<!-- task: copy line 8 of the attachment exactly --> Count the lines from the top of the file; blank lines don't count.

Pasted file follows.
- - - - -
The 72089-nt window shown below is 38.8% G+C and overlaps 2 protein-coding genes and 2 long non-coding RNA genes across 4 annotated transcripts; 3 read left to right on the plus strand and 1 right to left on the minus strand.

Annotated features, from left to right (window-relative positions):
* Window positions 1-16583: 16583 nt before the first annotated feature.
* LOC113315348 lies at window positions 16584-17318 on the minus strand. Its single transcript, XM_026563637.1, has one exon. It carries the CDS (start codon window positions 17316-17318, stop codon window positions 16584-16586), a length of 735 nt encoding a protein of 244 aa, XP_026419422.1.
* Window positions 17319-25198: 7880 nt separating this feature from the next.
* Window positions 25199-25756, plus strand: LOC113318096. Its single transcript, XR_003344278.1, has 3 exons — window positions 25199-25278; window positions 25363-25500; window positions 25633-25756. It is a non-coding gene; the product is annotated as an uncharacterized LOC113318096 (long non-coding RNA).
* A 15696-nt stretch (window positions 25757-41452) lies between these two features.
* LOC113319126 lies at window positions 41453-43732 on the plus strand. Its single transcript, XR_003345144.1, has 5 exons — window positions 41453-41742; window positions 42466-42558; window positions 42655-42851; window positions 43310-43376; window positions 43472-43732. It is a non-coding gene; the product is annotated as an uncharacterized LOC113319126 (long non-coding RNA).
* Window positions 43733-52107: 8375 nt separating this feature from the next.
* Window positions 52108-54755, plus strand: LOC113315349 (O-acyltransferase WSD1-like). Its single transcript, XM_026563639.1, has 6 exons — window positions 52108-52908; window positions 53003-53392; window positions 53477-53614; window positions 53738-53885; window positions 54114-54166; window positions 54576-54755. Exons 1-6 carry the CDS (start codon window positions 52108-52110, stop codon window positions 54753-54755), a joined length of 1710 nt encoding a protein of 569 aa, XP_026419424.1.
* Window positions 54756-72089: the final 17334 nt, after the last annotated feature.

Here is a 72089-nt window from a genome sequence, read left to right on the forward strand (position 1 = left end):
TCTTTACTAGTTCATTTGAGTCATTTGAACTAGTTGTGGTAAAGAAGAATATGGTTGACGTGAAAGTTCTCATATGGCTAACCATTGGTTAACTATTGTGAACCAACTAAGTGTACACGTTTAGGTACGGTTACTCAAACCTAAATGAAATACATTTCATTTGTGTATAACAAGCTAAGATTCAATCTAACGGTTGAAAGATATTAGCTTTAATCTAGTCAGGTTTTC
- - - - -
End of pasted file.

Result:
* LOC113319126 lies at window positions 41453-43732 on the plus strand. Its single transcript, XR_003345144.1, has 5 exons — window positions 41453-41742; window positions 42466-42558; window positions 42655-42851; window positions 43310-43376; window positions 43472-43732. It is a non-coding gene; the product is annotated as an uncharacterized LOC113319126 (long non-coding RNA).